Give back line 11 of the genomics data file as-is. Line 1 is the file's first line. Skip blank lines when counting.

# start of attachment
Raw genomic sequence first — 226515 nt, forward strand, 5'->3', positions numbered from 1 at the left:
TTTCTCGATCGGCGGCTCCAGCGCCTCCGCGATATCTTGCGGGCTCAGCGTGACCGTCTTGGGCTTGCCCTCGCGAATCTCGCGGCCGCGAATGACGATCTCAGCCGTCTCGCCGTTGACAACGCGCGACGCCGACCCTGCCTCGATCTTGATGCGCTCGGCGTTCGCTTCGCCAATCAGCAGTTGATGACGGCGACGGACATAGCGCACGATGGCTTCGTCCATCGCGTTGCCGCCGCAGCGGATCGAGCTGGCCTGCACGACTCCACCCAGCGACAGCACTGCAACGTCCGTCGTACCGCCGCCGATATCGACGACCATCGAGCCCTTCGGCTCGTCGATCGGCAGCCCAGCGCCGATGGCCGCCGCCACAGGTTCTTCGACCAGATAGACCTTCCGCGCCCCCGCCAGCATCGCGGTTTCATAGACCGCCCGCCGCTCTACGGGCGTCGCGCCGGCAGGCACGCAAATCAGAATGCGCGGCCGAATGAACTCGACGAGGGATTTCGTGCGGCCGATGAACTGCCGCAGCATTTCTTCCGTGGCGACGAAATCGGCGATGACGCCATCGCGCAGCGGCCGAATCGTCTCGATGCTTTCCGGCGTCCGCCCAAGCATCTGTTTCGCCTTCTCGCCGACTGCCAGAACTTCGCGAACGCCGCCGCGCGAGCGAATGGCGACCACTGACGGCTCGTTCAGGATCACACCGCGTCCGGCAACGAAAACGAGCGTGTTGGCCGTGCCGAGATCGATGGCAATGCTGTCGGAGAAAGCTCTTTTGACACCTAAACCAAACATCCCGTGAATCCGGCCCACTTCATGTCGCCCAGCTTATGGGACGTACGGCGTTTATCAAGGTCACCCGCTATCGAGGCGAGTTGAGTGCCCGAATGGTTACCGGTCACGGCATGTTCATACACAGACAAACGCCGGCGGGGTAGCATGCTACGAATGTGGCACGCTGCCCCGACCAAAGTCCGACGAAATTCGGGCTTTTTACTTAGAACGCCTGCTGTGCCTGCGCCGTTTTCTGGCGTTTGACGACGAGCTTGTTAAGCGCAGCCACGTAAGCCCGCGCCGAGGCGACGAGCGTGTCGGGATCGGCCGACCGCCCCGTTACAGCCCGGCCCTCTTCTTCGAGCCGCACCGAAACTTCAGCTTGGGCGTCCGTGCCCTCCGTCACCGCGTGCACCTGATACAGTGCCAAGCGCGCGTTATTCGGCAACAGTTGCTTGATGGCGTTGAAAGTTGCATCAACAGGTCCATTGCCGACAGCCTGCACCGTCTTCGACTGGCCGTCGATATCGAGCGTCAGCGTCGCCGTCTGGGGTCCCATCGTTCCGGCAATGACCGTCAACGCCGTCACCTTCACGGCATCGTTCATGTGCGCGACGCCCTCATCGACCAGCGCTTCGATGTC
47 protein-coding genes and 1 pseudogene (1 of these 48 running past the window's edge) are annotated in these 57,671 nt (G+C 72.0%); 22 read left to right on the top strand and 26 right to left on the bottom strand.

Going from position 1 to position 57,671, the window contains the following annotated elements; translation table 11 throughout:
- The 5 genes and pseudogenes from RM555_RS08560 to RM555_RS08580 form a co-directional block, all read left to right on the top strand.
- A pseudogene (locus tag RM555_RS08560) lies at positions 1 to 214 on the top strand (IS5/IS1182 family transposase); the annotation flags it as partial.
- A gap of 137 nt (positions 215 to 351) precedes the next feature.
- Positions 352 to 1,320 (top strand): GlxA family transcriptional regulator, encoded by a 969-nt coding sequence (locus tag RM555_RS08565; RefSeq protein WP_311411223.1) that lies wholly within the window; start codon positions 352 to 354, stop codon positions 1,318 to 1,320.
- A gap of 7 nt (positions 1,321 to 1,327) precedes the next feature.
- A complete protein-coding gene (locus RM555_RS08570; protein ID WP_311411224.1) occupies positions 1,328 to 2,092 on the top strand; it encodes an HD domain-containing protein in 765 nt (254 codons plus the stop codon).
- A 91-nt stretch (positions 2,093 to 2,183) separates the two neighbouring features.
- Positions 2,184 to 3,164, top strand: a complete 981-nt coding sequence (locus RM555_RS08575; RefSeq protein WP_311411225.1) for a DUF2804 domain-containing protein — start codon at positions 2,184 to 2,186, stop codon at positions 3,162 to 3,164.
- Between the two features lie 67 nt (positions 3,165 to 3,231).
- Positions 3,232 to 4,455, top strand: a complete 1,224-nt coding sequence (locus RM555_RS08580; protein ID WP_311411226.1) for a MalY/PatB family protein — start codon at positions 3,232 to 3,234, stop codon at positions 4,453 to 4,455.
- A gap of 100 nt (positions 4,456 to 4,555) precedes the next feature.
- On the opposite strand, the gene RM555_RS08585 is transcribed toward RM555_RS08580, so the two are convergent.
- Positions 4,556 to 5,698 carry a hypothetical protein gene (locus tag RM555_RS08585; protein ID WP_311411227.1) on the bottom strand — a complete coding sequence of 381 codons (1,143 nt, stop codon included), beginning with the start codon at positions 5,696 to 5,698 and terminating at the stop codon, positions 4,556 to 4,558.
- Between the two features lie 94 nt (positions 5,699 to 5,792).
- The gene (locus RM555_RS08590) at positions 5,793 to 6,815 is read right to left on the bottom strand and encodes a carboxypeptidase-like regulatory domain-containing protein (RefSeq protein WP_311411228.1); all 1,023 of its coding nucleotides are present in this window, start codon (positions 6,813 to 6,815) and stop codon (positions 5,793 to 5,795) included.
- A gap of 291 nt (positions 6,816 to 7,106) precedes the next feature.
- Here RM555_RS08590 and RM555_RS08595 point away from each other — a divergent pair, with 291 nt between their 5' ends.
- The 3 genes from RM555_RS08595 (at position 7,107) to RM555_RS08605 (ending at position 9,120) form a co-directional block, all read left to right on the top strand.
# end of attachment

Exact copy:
- A 91-nt stretch (positions 2,093 to 2,183) separates the two neighbouring features.